In 99 out of 100 cases when you purchase stock in a company you are participating in what is called the “secondary market.” For example, if I were to go out today and purchase a used Ford mini van, I would be participating in a secondary market of Ford vehicles. In my example, would Ford receive even $1 of my money if I purchased a used Ford van from another individual? No. Likewise, if either you or I purchase shares of Disney stock through a stockbroker today, we are buying those shares from another investor and not from Disney. This means that Disney would not receive one red cent of our money. The only exception to this would be if you purchased shares of a new issue of stock. Being invited to participate in an initial or secondary offering of stock is a very rare occurrence. These offerings are usually made to a firm’s largest and best customers since they are almost always very profitable within a few hours of their issuance. The average man on the street will likely never have an opportunity to buy newly issued stock. He will end up like 99 percent of all investors, purchasing stock that has already been owned by someone else first. When you buy stock in a given company you are not giving it your money; you are simply becoming a shareholder by purchasing the interest of another investor.
Christian Money Trap: “Limiting Your Investing to Companies That Espouse 100 Percent of Your Values”
We Christians know that even within our various denominations there are profound disagreements about significant issues of our faith. How then can we expect a secular company to reflect our Christian values? Follow my 80/20 principle to arrive at a reasonable balance with this issue.
Even though I know that in almost every case my money is not going to actually “support” companies in which I buy stock, I still try to avoid any unnecessary associations with overtly objectionable businesses. Although this is not a scientific approach, I will generally read several analysts reports on the company I am considering investing in and apply my personal 80/20 principle. This principle simply asks, “Is the company doing business with more than 20 percent of its focus in areas objectionable to my beliefs and values?” This means that even though Kroger (a grocery store chain) sells alcohol and tobacco, it is not the main focus of its business. I would still consider buying its stock. It also means that since Playboy Enterprises focuses virtually all of its business activities on pornography, I would pass on the stock regardless of how “profitable” it looked. I would pass on casinos and gaming companies as well. I could still buy stocks like Disney, AT & T, General Electric, most Internet businesses like AOL, and media companies.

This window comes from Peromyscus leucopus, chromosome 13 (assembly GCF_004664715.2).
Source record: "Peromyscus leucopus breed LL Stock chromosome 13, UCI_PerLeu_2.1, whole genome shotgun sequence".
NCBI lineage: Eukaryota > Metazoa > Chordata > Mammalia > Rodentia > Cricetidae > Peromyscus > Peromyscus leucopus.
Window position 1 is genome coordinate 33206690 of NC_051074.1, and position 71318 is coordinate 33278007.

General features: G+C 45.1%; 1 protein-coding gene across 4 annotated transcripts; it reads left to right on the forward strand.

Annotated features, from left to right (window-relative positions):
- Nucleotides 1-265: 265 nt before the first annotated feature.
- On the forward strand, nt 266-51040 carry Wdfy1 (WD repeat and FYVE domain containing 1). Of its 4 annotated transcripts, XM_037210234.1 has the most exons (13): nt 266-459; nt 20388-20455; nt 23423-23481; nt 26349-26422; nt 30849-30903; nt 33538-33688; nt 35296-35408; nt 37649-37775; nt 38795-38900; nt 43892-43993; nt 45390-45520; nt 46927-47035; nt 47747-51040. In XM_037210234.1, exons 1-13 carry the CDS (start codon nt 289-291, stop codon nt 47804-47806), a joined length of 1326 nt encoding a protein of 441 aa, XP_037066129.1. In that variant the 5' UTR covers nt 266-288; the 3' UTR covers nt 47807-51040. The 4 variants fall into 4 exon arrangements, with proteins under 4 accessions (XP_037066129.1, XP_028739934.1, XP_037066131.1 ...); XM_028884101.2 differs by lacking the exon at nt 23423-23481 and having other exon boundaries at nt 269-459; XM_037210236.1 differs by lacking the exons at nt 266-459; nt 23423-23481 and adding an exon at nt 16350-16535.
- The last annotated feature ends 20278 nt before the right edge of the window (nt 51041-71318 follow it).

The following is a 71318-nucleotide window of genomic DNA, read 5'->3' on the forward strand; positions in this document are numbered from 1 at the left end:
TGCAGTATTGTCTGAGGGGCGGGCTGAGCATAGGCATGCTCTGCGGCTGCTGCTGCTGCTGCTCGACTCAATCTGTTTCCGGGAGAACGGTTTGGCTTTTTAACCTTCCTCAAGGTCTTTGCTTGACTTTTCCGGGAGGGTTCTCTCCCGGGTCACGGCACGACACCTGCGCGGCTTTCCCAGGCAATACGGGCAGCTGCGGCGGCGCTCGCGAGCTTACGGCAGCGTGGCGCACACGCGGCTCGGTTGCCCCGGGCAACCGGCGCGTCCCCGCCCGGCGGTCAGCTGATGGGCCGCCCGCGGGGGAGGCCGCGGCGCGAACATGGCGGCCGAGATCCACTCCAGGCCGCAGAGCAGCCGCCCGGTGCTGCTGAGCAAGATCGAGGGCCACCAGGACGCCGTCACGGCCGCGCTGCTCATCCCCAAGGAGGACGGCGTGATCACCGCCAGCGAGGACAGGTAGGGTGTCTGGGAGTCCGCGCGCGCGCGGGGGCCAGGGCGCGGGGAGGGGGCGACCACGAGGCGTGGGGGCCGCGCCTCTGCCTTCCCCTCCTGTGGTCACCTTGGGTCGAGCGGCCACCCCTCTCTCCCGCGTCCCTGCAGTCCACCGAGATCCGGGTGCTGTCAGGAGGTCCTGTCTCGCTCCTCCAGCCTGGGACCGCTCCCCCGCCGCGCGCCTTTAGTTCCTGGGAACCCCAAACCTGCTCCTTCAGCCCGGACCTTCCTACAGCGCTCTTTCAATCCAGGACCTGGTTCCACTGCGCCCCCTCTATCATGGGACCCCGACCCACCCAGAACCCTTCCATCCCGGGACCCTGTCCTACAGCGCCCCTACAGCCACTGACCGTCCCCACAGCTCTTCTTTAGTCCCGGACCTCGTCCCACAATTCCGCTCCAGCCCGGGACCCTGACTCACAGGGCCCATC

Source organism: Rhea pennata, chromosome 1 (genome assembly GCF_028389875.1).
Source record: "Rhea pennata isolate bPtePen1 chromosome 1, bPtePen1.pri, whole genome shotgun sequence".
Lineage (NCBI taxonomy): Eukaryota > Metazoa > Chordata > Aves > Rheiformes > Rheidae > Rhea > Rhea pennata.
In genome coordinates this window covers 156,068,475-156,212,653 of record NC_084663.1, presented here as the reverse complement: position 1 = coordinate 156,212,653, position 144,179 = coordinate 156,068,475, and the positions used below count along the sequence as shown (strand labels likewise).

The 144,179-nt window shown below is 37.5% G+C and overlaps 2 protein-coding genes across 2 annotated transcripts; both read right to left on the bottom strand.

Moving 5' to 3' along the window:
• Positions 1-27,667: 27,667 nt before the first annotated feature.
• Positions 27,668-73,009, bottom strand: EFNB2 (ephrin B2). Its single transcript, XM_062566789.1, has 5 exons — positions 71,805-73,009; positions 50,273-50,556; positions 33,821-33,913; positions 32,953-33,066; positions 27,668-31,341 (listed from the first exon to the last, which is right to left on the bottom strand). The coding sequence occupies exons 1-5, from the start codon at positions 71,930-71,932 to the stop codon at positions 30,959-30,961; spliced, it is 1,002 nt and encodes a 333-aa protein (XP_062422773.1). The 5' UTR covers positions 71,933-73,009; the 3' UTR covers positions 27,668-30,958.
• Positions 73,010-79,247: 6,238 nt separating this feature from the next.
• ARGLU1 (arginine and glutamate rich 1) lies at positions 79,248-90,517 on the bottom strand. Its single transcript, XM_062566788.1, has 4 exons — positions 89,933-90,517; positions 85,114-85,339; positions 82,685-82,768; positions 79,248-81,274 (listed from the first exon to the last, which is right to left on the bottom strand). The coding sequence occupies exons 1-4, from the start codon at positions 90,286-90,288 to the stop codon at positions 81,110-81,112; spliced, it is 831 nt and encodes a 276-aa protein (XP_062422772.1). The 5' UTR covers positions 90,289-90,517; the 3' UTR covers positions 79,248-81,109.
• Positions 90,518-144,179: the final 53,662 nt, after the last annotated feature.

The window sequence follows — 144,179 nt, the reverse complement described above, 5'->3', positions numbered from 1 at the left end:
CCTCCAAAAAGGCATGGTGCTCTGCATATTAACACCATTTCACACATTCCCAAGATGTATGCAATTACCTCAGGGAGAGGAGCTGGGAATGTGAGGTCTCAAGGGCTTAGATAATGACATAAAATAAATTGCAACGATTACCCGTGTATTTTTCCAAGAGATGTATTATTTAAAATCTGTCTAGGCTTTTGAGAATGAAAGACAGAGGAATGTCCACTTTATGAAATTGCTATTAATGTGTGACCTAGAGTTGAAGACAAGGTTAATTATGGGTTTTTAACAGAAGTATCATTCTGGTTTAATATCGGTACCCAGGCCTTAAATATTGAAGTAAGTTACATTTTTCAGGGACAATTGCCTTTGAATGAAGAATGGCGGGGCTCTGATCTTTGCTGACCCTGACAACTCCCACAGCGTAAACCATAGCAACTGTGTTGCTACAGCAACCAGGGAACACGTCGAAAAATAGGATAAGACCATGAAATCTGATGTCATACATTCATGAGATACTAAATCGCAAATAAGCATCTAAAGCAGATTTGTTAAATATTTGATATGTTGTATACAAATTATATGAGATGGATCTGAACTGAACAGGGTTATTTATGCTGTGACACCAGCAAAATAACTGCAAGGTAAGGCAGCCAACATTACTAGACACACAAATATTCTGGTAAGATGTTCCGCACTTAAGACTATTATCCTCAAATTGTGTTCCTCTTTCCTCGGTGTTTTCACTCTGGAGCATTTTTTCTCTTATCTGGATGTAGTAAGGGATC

Furthermore, I could use my involvement with these businesses to try to effectuate change by writing letters to the board of directors as a “shareholder.” I can assure you that this carries much more weight than being just a member of the general public. (Please note that I am not recommending any of the above companies. I am only pointing out that I personally feel comfortable as a Christian purchasing these stocks since no more than 20 percent of their business activities are inconsistent with my values and beliefs.) This is an area that is highly personal. I do not believe that it is my place to act as your conscience and advise you on a stock-by-stock basis which stocks could be ethical to invest in. My view would be to encourage you not to be overly legalistic about this issue and avoid only those companies that are blatantly in contradiction with your moral views.
Christian Money Trap: “Believing That Your Adviser knows Every Stock That is Held Inside Mutual Funds They Have Purchased For Your Account”